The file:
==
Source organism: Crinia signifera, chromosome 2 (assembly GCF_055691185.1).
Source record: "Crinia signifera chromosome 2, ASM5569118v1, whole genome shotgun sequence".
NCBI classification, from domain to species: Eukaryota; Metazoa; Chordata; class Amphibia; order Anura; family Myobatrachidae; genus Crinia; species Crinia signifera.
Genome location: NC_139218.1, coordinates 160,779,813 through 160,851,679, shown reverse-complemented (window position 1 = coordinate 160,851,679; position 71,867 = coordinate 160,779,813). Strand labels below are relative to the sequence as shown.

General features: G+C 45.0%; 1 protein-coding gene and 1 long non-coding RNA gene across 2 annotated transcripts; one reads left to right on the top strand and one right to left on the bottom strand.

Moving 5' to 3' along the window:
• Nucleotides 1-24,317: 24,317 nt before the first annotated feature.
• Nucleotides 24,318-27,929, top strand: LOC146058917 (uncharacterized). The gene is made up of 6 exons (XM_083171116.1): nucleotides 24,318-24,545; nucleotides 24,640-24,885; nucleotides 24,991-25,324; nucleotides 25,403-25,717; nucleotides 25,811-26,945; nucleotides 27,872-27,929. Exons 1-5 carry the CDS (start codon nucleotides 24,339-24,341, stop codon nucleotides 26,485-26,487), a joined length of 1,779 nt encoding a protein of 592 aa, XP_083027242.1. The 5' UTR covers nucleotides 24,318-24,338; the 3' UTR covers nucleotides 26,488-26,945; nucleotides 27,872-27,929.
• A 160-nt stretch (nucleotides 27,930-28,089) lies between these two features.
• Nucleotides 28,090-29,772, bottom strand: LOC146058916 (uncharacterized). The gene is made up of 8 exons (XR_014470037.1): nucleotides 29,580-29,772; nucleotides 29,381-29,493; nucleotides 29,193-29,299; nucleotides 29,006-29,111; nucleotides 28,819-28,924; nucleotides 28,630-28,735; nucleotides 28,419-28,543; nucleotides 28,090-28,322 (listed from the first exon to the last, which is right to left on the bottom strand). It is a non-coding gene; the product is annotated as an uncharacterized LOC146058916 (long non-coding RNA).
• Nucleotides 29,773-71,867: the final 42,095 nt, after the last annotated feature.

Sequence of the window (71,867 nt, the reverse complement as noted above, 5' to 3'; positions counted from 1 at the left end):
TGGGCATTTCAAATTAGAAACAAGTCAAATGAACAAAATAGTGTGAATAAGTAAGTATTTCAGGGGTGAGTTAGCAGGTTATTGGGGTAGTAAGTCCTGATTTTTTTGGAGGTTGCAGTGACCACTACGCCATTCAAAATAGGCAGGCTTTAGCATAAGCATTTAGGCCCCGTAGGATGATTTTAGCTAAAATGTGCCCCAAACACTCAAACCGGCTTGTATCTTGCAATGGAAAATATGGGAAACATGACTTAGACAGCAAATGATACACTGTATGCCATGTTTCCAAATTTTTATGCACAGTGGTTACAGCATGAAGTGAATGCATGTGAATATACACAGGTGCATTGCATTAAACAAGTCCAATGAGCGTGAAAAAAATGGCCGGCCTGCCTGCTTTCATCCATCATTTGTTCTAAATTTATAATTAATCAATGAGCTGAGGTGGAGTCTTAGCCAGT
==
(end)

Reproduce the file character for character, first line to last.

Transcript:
Source organism: Crinia signifera, chromosome 2 (assembly GCF_055691185.1).
Source record: "Crinia signifera chromosome 2, ASM5569118v1, whole genome shotgun sequence".
NCBI classification, from domain to species: Eukaryota; Metazoa; Chordata; class Amphibia; order Anura; family Myobatrachidae; genus Crinia; species Crinia signifera.
Genome location: NC_139218.1, coordinates 160,779,813 through 160,851,679, shown reverse-complemented (window position 1 = coordinate 160,851,679; position 71,867 = coordinate 160,779,813). Strand labels below are relative to the sequence as shown.

General features: G+C 45.0%; 1 protein-coding gene and 1 long non-coding RNA gene across 2 annotated transcripts; one reads left to right on the top strand and one right to left on the bottom strand.

Moving 5' to 3' along the window:
• Nucleotides 1-24,317: 24,317 nt before the first annotated feature.
• Nucleotides 24,318-27,929, top strand: LOC146058917 (uncharacterized). The gene is made up of 6 exons (XM_083171116.1): nucleotides 24,318-24,545; nucleotides 24,640-24,885; nucleotides 24,991-25,324; nucleotides 25,403-25,717; nucleotides 25,811-26,945; nucleotides 27,872-27,929. Exons 1-5 carry the CDS (start codon nucleotides 24,339-24,341, stop codon nucleotides 26,485-26,487), a joined length of 1,779 nt encoding a protein of 592 aa, XP_083027242.1. The 5' UTR covers nucleotides 24,318-24,338; the 3' UTR covers nucleotides 26,488-26,945; nucleotides 27,872-27,929.
• A 160-nt stretch (nucleotides 27,930-28,089) lies between these two features.
• Nucleotides 28,090-29,772, bottom strand: LOC146058916 (uncharacterized). The gene is made up of 8 exons (XR_014470037.1): nucleotides 29,580-29,772; nucleotides 29,381-29,493; nucleotides 29,193-29,299; nucleotides 29,006-29,111; nucleotides 28,819-28,924; nucleotides 28,630-28,735; nucleotides 28,419-28,543; nucleotides 28,090-28,322 (listed from the first exon to the last, which is right to left on the bottom strand). It is a non-coding gene; the product is annotated as an uncharacterized LOC146058916 (long non-coding RNA).
• Nucleotides 29,773-71,867: the final 42,095 nt, after the last annotated feature.

Sequence of the window (71,867 nt, the reverse complement as noted above, 5' to 3'; positions counted from 1 at the left end):
TGGGCATTTCAAATTAGAAACAAGTCAAATGAACAAAATAGTGTGAATAAGTAAGTATTTCAGGGGTGAGTTAGCAGGTTATTGGGGTAGTAAGTCCTGATTTTTTTGGAGGTTGCAGTGACCACTACGCCATTCAAAATAGGCAGGCTTTAGCATAAGCATTTAGGCCCCGTAGGATGATTTTAGCTAAAATGTGCCCCAAACACTCAAACCGGCTTGTATCTTGCAATGGAAAATATGGGAAACATGACTTAGACAGCAAATGATACACTGTATGCCATGTTTCCAAATTTTTATGCACAGTGGTTACAGCATGAAGTGAATGCATGTGAATATACACAGGTGCATTGCATTAAACAAGTCCAATGAGCGTGAAAAAAATGGCCGGCCTGCCTGCTTTCATCCATCATTTGTTCTAAATTTATAATTAATCAATGAGCTGAGGTGGAGTCTTAGCCAGT